Tomorrow it begins for many of you. Later this week it begins for more of you. By next week all students will be back in school. The return to school ripples through society in a lot of different ways. Families with school age children have to get into the school routine which includes earlier bedtimes. Traffic patterns return to normal volumes with families back from vacation. Malls are quieter during the week and busier on weekends. Almost everyone gets into that production, work and study mindset that comes with the onset of a new school year.
Part of the return to school ritual can include obtaining new clothes and school supplies. When I was in Junior High, I remember my Mom doing my school shopping for me. I hated shopping especially for clothes at that age. I still do to an extent. But my Mom loved it. So she would get the clothes and the school supplies.
One year she brought home this backpack from a place called Logos Christian Bookstore. It actually said the name of the store on the back of the backpack. Mom was very excited about it. I was horrified. I couldn’t wear a backpack that promoted a “Christian” book store to school. People would make fun of me. But I was a little too shy to say something about it. Mom was so pleased with it. Besides it didn’t actually say “Logos Christian Bookstore” but “Logos Books.” Maybe I would get away without anyone really noticing anything.
I went to school with the backpack and no one commented for a couple of days. But on about the third day, I heard the voice of one of the most outspoken kids in my class. As we exited school he said very loudly to a friend, “Hey Joe, did you see the backpack Anderst is wearing? It comes from a place where they sell religious books.” Then he laughed loudly and everyone near me took note of the backpack. I scurried home out of embarrassment disgusted that he had done this. Yet I didn’t say anything to my Mom. I knew that as a Christian I was supposed to stand up for Christ. So I thought this was just part of it even though I was afraid.
The next day, I took the backpack again. And when school was done loudmouth following me out. “Oh no,” I thought to myself. What’s he going to say now? But he didn’t say anything. All I heard was what sounded like someone clearing their throat. Then I heard another sound something like “pfft.” I looked around and saw him standing behind me kind of grinning. But I didn’t think much of it – until a couple of other kids got behind me on the sidewalk on the way home. I heard one of them gasp “look at what’s on his backpack.” I was sure they referred to the Logos logo. So I decided to just ignore them and go home. But when I got home, I looked at the back of my backpack. There was a blob of something that the loud guy had worked up in his mouth and then spat onto my backpack. He hit a perfect strike. It hit the backpack near the top and ran down the whole length before dripping on the ground.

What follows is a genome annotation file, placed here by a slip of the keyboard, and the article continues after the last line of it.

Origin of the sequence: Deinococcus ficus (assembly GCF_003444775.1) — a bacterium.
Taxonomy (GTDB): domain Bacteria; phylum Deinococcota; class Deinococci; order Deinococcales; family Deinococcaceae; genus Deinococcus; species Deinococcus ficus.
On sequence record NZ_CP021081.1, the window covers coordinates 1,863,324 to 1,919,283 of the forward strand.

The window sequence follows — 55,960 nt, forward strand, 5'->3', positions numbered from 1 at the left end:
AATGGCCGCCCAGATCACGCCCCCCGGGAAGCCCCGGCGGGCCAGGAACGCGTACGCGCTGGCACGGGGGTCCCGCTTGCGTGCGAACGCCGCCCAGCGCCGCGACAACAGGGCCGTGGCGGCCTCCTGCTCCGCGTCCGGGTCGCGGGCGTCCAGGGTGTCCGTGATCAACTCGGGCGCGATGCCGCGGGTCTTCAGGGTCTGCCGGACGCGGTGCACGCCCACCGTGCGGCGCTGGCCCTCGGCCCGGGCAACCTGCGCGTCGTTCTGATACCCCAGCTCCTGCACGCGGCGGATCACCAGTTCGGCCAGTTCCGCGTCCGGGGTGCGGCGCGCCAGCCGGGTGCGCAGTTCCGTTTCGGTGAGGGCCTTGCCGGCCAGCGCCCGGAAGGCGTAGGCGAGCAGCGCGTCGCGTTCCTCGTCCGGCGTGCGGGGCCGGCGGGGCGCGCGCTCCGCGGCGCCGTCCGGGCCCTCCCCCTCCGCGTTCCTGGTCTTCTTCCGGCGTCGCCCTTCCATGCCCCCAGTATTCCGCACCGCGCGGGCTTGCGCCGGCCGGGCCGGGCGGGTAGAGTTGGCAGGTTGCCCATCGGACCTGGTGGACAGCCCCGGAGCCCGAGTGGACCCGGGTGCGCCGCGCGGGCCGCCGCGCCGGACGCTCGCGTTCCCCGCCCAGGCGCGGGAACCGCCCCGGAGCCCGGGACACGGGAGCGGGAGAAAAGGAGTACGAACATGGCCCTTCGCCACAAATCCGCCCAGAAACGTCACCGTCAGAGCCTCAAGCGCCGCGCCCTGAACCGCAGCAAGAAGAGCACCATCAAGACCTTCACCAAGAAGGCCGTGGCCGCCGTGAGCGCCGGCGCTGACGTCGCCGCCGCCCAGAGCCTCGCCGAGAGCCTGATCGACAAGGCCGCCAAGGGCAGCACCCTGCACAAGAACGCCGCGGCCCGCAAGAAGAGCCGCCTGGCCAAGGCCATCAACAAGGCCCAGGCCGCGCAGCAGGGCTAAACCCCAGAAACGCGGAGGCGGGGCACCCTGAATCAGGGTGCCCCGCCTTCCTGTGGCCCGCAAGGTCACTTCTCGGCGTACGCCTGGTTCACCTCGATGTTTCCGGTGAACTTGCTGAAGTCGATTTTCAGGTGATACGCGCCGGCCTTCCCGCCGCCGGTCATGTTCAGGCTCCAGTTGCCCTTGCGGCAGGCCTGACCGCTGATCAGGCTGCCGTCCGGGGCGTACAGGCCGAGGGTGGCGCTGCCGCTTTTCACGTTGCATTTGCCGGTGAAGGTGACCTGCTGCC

Well that was it for me. I had enough of this torment. I just wanted it to stop. So I showed my Mom the backpack. Then I told her I would not be bringing it anymore. I didn’t need the abuse. The next day, I think the loudmouth asked me about my backpack. I made some excuse and he left me alone. I gained relief from the torment. But I remember that whenever I saw that backpack in storage over the next years, I felt a twinge of guilt. It reminded me of how I caved to this person’s mockery really over my faith. It’s like I feared his taunts more than I cared about standing up for Christ.
That became a pattern in my life for the next few years. I was a closet Christian. I distinctly remember another time in high school when an opportunity arose for me to identify myself as a Christian that I deliberately avoided. Persecution came and I buckled under its weight. In those days, fear overruled my faith and belief that God had this in hand.
If you’re a Christian here today, I wonder if you have experienced persecution or rejection because of your faith in Christ. If so, how did you respond?